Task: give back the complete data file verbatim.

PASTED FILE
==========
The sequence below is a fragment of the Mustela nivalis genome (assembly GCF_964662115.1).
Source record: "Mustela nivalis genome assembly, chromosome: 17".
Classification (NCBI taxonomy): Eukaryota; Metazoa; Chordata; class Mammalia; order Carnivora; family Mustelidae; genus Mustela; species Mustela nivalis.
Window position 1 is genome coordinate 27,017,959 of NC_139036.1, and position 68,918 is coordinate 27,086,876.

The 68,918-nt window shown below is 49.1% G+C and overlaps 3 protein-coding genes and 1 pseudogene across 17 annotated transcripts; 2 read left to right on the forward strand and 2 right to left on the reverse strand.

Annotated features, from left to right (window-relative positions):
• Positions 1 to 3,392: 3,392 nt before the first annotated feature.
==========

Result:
The sequence below is a fragment of the Mustela nivalis genome (assembly GCF_964662115.1).
Source record: "Mustela nivalis genome assembly, chromosome: 17".
Classification (NCBI taxonomy): Eukaryota; Metazoa; Chordata; class Mammalia; order Carnivora; family Mustelidae; genus Mustela; species Mustela nivalis.
Window position 1 is genome coordinate 27,017,959 of NC_139036.1, and position 68,918 is coordinate 27,086,876.

The 68,918-nt window shown below is 49.1% G+C and overlaps 3 protein-coding genes and 1 pseudogene across 17 annotated transcripts; 2 read left to right on the forward strand and 2 right to left on the reverse strand.

Annotated features, from left to right (window-relative positions):
• Positions 1 to 3,392: 3,392 nt before the first annotated feature.